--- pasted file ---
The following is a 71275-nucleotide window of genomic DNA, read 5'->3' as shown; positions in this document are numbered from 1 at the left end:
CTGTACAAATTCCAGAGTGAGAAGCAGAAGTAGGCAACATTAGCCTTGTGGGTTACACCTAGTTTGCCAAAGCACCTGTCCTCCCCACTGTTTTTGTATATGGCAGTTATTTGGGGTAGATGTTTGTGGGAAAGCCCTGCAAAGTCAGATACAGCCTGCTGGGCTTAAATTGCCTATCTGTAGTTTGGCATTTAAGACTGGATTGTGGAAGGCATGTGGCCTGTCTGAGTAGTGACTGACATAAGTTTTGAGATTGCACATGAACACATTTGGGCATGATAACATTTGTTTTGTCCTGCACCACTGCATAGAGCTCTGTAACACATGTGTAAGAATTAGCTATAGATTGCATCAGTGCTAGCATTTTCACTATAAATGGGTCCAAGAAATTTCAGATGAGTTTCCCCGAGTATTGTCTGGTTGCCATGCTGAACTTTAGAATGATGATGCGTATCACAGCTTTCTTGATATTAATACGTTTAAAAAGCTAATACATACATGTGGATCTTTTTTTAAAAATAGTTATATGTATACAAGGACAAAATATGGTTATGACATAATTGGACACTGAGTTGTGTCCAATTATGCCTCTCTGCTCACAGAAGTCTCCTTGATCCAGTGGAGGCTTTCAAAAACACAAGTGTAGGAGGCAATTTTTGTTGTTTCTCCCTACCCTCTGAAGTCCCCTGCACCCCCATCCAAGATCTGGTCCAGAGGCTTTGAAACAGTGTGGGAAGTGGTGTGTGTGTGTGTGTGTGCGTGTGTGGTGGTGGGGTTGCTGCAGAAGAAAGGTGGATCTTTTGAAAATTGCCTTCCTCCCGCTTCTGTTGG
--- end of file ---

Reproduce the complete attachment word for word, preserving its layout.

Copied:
The following is a 71275-nucleotide window of genomic DNA, read 5'->3' as shown; positions in this document are numbered from 1 at the left end:
CTGTACAAATTCCAGAGTGAGAAGCAGAAGTAGGCAACATTAGCCTTGTGGGTTACACCTAGTTTGCCAAAGCACCTGTCCTCCCCACTGTTTTTGTATATGGCAGTTATTTGGGGTAGATGTTTGTGGGAAAGCCCTGCAAAGTCAGATACAGCCTGCTGGGCTTAAATTGCCTATCTGTAGTTTGGCATTTAAGACTGGATTGTGGAAGGCATGTGGCCTGTCTGAGTAGTGACTGACATAAGTTTTGAGATTGCACATGAACACATTTGGGCATGATAACATTTGTTTTGTCCTGCACCACTGCATAGAGCTCTGTAACACATGTGTAAGAATTAGCTATAGATTGCATCAGTGCTAGCATTTTCACTATAAATGGGTCCAAGAAATTTCAGATGAGTTTCCCCGAGTATTGTCTGGTTGCCATGCTGAACTTTAGAATGATGATGCGTATCACAGCTTTCTTGATATTAATACGTTTAAAAAGCTAATACATACATGTGGATCTTTTTTTAAAAATAGTTATATGTATACAAGGACAAAATATGGTTATGACATAATTGGACACTGAGTTGTGTCCAATTATGCCTCTCTGCTCACAGAAGTCTCCTTGATCCAGTGGAGGCTTTCAAAAACACAAGTGTAGGAGGCAATTTTTGTTGTTTCTCCCTACCCTCTGAAGTCCCCTGCACCCCCATCCAAGATCTGGTCCAGAGGCTTTGAAACAGTGTGGGAAGTGGTGTGTGTGTGTGTGTGTGCGTGTGTGGTGGTGGGGTTGCTGCAGAAGAAAGGTGGATCTTTTGAAAATTGCCTTCCTCCCGCTTCTGTTGG